[ui.dev]React Hooks

What you will learn

The ability to take what you learn and apply it towards a production codebase


About this specialization

Random Blogs

It's not that blog posts are bad, it's that finding and piecing together unrelated yet up to date posts that form a linear, cohesive path to learning complex technical topics is hard.


Youtube Videos

It's happened to all of us, one moment you're using Youtube to learn about React's useEffect Hook and the next you're watching a "KIDS REACT TO PAYPHONES" video. Finding a high-quality, up-to-date YouTube video that effectively answers all of your questions on a JavaScript topic might actually be more difficult than finding a needle in a haystack. With so many videos and zero quality control, it’s easy to get sucked down the YouTube rabbit hole for hours without getting much learning out of it.


Live Workshops

You know what they say, the best learning happens sitting in a classroom for 8 hours at a time listening to dry lectures and working through practice problems that only serve to make you feel comfortable so you’ll feel like you learned something. Oh wait, no. No one says that.


Conferences

Things conferences are great for - networking, travelling on your company's dime, free swag, finding other companies to join. Things conferences are not great for - learning in depth technical topics that you will remember and put into practice literally 3 days later when you’re back at the office, quality wifi.


All-In-One Subscriptions

These are the larger companies that offer courses on seemingly every technology under the sun. We won’t name them, but chances are your company has a business subscription to at least one of them and chances are that you don’t use it much. Their courses are made by a wide assortment of third-party contractors and optimized for production quality, not educational value.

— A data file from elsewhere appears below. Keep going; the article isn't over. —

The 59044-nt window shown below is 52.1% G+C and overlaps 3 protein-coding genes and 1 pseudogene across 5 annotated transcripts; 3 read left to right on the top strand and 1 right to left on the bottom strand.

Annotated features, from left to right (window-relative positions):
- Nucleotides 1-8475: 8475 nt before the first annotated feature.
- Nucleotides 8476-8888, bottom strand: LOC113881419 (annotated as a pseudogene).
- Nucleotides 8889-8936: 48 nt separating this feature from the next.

The better approach?

All our courses follow the same proven structure, optimized for knowledge, not the illusion of learning.


Effort

We're obsessed with making the most effective developer education content on the planet. On average, it takes us around 1,900 hours to create a new course. While others prioritize quantity, we optimize for quality.


Non-Contextual Analysis

The first time you're introduced to a topic, any extra contextual information you have to process only serves as a distraction. Although it takes more time, our non-contextual analysis comes in two forms, video and text. This way, no matter how you prefer to learn, there's an option for you.


Quiz

Nothing fancy here. After learning about the topic you'll receive a quiz to make sure you have a solid conceptual understanding before moving on to the hands-on practice.


Non-Contextual Practice

Similar to the non-contextual analysis, context is everything. The first time you're hands-on with a new topic, any extra contextual information you have to process only serves as a distraction. This is why we first have you work through small, focused practice problems before you ever see the new topic in the context of a larger project.


Contextual Practice

You've probably experienced it before, you feel like you're learning so much going through a tutorial only to hit a wall once it's time to actually apply that knowledge outside of the context of the tutorial. All the non-contextual practice in the world is useless if you're not then able to take that knoweldge and apply it towards a (contextual) production level codebase.

Syllabus
Module 1:
Mai Course
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